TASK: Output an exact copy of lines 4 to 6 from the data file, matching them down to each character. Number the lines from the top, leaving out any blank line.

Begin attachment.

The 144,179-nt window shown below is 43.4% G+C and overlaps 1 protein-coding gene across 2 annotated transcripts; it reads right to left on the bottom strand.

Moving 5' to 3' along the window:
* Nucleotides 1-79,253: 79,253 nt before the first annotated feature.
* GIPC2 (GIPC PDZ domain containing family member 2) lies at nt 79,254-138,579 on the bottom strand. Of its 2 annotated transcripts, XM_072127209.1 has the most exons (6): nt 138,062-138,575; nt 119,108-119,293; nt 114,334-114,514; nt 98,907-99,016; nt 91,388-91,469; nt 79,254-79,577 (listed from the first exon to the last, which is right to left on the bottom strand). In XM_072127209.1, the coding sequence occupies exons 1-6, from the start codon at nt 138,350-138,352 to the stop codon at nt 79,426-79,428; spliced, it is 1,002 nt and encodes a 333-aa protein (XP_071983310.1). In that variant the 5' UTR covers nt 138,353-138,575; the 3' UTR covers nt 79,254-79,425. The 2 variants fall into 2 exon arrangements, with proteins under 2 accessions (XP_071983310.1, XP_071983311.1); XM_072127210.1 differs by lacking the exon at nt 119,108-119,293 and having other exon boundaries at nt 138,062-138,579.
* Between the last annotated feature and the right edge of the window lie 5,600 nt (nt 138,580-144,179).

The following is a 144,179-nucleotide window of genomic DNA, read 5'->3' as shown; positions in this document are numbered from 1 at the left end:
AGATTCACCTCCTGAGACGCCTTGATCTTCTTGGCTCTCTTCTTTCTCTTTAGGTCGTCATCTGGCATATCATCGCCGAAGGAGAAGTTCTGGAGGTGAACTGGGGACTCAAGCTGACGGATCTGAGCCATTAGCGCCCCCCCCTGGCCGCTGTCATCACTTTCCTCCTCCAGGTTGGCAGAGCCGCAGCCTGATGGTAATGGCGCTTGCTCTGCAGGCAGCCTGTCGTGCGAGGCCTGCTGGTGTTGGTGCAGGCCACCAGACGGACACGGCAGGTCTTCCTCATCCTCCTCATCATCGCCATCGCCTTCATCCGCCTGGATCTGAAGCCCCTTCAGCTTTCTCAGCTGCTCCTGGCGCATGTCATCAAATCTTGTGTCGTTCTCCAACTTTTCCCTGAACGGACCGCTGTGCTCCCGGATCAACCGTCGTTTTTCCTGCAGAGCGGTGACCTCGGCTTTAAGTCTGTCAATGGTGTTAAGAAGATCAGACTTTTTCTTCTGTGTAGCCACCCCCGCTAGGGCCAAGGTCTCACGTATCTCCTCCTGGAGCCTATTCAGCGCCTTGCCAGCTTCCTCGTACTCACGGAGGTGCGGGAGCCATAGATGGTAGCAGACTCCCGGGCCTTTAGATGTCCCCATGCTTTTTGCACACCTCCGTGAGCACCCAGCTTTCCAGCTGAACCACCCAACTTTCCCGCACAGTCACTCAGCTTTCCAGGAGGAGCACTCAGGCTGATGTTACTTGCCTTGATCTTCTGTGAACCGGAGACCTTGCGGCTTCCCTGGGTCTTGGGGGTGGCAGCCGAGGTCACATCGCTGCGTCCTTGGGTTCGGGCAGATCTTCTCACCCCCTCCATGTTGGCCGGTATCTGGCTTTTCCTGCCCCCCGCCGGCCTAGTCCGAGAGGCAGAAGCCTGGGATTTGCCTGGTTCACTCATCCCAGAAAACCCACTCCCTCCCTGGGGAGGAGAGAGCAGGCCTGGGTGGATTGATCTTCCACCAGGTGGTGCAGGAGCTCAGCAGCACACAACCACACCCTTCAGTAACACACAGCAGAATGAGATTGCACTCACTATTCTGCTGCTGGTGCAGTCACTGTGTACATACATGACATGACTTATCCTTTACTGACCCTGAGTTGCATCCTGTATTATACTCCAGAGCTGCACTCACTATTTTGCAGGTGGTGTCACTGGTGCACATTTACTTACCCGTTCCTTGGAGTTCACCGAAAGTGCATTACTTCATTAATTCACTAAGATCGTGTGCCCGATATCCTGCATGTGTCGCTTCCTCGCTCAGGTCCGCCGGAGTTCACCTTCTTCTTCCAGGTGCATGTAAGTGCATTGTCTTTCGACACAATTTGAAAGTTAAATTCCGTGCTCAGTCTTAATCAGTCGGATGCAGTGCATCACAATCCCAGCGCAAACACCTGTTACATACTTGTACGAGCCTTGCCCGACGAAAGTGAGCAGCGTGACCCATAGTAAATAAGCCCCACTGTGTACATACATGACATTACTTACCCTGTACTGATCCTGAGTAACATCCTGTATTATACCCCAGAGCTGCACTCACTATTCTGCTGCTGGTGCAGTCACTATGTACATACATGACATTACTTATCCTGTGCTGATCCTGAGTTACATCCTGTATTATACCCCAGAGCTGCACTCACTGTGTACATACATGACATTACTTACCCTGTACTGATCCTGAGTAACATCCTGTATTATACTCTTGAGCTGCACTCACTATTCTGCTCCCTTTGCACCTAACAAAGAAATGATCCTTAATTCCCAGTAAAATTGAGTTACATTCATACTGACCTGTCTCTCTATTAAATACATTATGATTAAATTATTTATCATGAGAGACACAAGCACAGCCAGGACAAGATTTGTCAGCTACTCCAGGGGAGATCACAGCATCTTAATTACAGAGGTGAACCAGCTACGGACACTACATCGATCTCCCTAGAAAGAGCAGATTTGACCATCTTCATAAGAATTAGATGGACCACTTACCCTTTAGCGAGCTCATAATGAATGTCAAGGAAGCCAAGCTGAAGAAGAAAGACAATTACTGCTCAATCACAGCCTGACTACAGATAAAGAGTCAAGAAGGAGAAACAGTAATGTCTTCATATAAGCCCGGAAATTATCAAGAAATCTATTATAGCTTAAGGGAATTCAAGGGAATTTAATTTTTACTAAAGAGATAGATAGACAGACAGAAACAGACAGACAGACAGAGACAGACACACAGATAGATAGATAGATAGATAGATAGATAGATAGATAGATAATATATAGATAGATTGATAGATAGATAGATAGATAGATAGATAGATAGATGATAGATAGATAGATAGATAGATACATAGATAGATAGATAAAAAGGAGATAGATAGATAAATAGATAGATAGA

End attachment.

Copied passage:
* GIPC2 (GIPC PDZ domain containing family member 2) lies at nt 79,254-138,579 on the bottom strand. Of its 2 annotated transcripts, XM_072127209.1 has the most exons (6): nt 138,062-138,575; nt 119,108-119,293; nt 114,334-114,514; nt 98,907-99,016; nt 91,388-91,469; nt 79,254-79,577 (listed from the first exon to the last, which is right to left on the bottom strand). In XM_072127209.1, the coding sequence occupies exons 1-6, from the start codon at nt 138,350-138,352 to the stop codon at nt 79,426-79,428; spliced, it is 1,002 nt and encodes a 333-aa protein (XP_071983310.1). In that variant the 5' UTR covers nt 138,353-138,575; the 3' UTR covers nt 79,254-79,425. The 2 variants fall into 2 exon arrangements, with proteins under 2 accessions (XP_071983310.1, XP_071983311.1); XM_072127210.1 differs by lacking the exon at nt 119,108-119,293 and having other exon boundaries at nt 138,062-138,579.
* Between the last annotated feature and the right edge of the window lie 5,600 nt (nt 138,580-144,179).

The following is a 144,179-nucleotide window of genomic DNA, read 5'->3' as shown; positions in this document are numbered from 1 at the left end: